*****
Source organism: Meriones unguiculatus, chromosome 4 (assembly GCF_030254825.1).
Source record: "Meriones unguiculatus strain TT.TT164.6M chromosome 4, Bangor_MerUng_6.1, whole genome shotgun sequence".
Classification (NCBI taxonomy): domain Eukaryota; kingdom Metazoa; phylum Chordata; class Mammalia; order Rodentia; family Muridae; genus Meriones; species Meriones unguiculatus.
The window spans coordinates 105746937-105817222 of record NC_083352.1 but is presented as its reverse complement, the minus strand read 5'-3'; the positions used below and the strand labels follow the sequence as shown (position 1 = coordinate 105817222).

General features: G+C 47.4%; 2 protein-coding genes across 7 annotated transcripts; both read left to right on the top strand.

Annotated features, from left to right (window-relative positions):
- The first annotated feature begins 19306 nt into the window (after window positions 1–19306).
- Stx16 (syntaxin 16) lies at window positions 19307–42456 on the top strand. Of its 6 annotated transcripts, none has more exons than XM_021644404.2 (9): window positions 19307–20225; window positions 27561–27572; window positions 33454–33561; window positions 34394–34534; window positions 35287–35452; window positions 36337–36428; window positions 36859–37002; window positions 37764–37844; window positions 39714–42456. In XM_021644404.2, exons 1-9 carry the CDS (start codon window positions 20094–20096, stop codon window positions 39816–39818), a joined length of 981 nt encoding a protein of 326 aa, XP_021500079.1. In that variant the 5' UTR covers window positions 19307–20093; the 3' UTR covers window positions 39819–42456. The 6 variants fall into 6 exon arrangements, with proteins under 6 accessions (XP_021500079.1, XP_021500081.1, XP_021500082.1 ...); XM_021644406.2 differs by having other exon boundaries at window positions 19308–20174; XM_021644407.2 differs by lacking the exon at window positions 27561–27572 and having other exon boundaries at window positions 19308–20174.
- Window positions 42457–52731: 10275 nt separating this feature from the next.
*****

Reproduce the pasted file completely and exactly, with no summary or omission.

Source organism: Meriones unguiculatus, chromosome 4 (assembly GCF_030254825.1).
Source record: "Meriones unguiculatus strain TT.TT164.6M chromosome 4, Bangor_MerUng_6.1, whole genome shotgun sequence".
Classification (NCBI taxonomy): domain Eukaryota; kingdom Metazoa; phylum Chordata; class Mammalia; order Rodentia; family Muridae; genus Meriones; species Meriones unguiculatus.
The window spans coordinates 105746937-105817222 of record NC_083352.1 but is presented as its reverse complement, the minus strand read 5'-3'; the positions used below and the strand labels follow the sequence as shown (position 1 = coordinate 105817222).

General features: G+C 47.4%; 2 protein-coding genes across 7 annotated transcripts; both read left to right on the top strand.

Annotated features, from left to right (window-relative positions):
- The first annotated feature begins 19306 nt into the window (after window positions 1–19306).
- Stx16 (syntaxin 16) lies at window positions 19307–42456 on the top strand. Of its 6 annotated transcripts, none has more exons than XM_021644404.2 (9): window positions 19307–20225; window positions 27561–27572; window positions 33454–33561; window positions 34394–34534; window positions 35287–35452; window positions 36337–36428; window positions 36859–37002; window positions 37764–37844; window positions 39714–42456. In XM_021644404.2, exons 1-9 carry the CDS (start codon window positions 20094–20096, stop codon window positions 39816–39818), a joined length of 981 nt encoding a protein of 326 aa, XP_021500079.1. In that variant the 5' UTR covers window positions 19307–20093; the 3' UTR covers window positions 39819–42456. The 6 variants fall into 6 exon arrangements, with proteins under 6 accessions (XP_021500079.1, XP_021500081.1, XP_021500082.1 ...); XM_021644406.2 differs by having other exon boundaries at window positions 19308–20174; XM_021644407.2 differs by lacking the exon at window positions 27561–27572 and having other exon boundaries at window positions 19308–20174.
- Window positions 42457–52731: 10275 nt separating this feature from the next.